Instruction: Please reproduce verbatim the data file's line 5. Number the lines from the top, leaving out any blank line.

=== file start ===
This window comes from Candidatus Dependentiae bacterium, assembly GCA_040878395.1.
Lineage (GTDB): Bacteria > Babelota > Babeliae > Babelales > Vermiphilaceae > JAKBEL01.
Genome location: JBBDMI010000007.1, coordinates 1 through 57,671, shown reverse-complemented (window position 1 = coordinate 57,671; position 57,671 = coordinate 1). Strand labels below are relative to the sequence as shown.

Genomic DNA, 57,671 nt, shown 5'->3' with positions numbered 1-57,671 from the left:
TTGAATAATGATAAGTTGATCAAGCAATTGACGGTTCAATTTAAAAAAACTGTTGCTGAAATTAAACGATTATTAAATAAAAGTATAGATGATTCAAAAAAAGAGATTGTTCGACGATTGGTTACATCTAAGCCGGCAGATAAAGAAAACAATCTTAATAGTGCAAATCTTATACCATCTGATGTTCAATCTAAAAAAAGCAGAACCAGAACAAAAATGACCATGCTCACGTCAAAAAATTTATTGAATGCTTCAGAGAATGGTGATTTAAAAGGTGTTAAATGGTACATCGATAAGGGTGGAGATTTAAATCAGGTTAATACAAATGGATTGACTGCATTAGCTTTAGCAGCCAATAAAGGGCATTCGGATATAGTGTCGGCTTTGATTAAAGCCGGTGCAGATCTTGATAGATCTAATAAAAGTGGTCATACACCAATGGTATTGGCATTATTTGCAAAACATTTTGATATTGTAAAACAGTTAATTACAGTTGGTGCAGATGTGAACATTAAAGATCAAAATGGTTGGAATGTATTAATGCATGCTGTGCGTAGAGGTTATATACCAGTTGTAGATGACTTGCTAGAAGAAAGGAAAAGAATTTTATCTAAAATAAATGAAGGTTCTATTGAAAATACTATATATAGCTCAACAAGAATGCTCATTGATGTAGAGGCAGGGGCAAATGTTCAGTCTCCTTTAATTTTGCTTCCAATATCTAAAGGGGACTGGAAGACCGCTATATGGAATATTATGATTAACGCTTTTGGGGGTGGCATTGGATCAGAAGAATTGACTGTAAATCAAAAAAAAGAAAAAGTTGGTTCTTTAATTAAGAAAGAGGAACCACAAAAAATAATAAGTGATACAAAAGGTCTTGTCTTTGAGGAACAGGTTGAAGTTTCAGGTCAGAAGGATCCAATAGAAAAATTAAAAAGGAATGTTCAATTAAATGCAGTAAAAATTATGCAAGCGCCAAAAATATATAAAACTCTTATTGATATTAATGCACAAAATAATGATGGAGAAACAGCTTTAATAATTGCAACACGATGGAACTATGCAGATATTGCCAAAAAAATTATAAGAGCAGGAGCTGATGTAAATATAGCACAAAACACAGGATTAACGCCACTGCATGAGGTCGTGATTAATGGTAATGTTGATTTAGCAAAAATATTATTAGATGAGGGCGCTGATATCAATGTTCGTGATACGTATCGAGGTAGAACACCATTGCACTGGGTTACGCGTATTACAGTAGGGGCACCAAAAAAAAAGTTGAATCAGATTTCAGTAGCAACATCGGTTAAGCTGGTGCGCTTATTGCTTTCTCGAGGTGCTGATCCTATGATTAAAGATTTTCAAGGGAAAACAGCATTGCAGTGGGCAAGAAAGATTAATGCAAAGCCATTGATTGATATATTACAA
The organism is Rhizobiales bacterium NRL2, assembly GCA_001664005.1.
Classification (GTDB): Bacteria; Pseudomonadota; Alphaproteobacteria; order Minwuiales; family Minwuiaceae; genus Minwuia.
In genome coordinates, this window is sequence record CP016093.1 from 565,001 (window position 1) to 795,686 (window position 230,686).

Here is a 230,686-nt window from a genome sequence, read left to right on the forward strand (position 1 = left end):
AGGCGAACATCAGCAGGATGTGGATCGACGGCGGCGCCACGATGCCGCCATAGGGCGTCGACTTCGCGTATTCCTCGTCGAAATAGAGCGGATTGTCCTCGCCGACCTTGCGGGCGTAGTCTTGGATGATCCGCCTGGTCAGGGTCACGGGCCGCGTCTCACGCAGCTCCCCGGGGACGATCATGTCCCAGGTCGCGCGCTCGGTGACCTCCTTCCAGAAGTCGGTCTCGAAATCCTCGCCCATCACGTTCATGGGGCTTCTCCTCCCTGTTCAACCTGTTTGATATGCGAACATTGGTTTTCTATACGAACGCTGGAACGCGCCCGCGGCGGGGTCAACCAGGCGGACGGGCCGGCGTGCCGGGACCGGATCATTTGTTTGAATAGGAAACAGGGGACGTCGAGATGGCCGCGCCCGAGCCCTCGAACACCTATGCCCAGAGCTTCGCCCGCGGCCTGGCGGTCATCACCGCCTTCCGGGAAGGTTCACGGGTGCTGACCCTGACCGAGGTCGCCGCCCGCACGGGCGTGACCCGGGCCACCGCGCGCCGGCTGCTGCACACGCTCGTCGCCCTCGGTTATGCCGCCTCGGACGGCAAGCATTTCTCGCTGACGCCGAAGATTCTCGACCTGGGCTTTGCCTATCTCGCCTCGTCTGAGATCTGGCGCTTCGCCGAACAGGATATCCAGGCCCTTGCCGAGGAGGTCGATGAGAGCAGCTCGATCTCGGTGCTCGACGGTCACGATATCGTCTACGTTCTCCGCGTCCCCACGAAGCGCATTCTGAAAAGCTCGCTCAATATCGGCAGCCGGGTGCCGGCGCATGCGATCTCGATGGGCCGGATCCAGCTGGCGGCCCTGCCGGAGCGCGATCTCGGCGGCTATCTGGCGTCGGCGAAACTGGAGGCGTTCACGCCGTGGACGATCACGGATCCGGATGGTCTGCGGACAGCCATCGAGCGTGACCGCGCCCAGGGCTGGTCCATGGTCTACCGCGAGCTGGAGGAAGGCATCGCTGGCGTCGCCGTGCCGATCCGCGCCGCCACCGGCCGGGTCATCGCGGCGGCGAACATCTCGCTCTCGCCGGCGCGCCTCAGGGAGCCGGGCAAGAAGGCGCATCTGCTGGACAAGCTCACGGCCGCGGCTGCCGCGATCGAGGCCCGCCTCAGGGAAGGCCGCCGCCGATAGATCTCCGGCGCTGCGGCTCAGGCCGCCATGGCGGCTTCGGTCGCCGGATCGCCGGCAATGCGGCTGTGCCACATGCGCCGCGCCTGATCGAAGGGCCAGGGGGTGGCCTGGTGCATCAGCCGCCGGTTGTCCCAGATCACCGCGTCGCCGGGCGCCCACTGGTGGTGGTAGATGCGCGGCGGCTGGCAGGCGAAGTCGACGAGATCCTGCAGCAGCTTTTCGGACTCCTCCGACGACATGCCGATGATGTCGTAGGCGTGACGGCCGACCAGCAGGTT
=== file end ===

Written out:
TTGAATAATGATAAGTTGATCAAGCAATTGACGGTTCAATTTAAAAAAACTGTTGCTGAAATTAAACGATTATTAAATAAAAGTATAGATGATTCAAAAAAAGAGATTGTTCGACGATTGGTTACATCTAAGCCGGCAGATAAAGAAAACAATCTTAATAGTGCAAATCTTATACCATCTGATGTTCAATCTAAAAAAAGCAGAACCAGAACAAAAATGACCATGCTCACGTCAAAAAATTTATTGAATGCTTCAGAGAATGGTGATTTAAAAGGTGTTAAATGGTACATCGATAAGGGTGGAGATTTAAATCAGGTTAATACAAATGGATTGACTGCATTAGCTTTAGCAGCCAATAAAGGGCATTCGGATATAGTGTCGGCTTTGATTAAAGCCGGTGCAGATCTTGATAGATCTAATAAAAGTGGTCATACACCAATGGTATTGGCATTATTTGCAAAACATTTTGATATTGTAAAACAGTTAATTACAGTTGGTGCAGATGTGAACATTAAAGATCAAAATGGTTGGAATGTATTAATGCATGCTGTGCGTAGAGGTTATATACCAGTTGTAGATGACTTGCTAGAAGAAAGGAAAAGAATTTTATCTAAAATAAATGAAGGTTCTATTGAAAATACTATATATAGCTCAACAAGAATGCTCATTGATGTAGAGGCAGGGGCAAATGTTCAGTCTCCTTTAATTTTGCTTCCAATATCTAAAGGGGACTGGAAGACCGCTATATGGAATATTATGATTAACGCTTTTGGGGGTGGCATTGGATCAGAAGAATTGACTGTAAATCAAAAAAAAGAAAAAGTTGGTTCTTTAATTAAGAAAGAGGAACCACAAAAAATAATAAGTGATACAAAAGGTCTTGTCTTTGAGGAACAGGTTGAAGTTTCAGGTCAGAAGGATCCAATAGAAAAATTAAAAAGGAATGTTCAATTAAATGCAGTAAAAATTATGCAAGCGCCAAAAATATATAAAACTCTTATTGATATTAATGCACAAAATAATGATGGAGAAACAGCTTTAATAATTGCAACACGATGGAACTATGCAGATATTGCCAAAAAAATTATAAGAGCAGGAGCTGATGTAAATATAGCACAAAACACAGGATTAACGCCACTGCATGAGGTCGTGATTAATGGTAATGTTGATTTAGCAAAAATATTATTAGATGAGGGCGCTGATATCAATGTTCGTGATACGTATCGAGGTAGAACACCATTGCACTGGGTTACGCGTATTACAGTAGGGGCACCAAAAAAAAAGTTGAATCAGATTTCAGTAGCAACATCGGTTAAGCTGGTGCGCTTATTGCTTTCTCGAGGTGCTGATCCTATGATTAAAGATTTTCAAGGGAAAACAGCATTGCAGTGGGCAAGAAAGATTAATGCAAAGCCATTGATTGATATATTACAA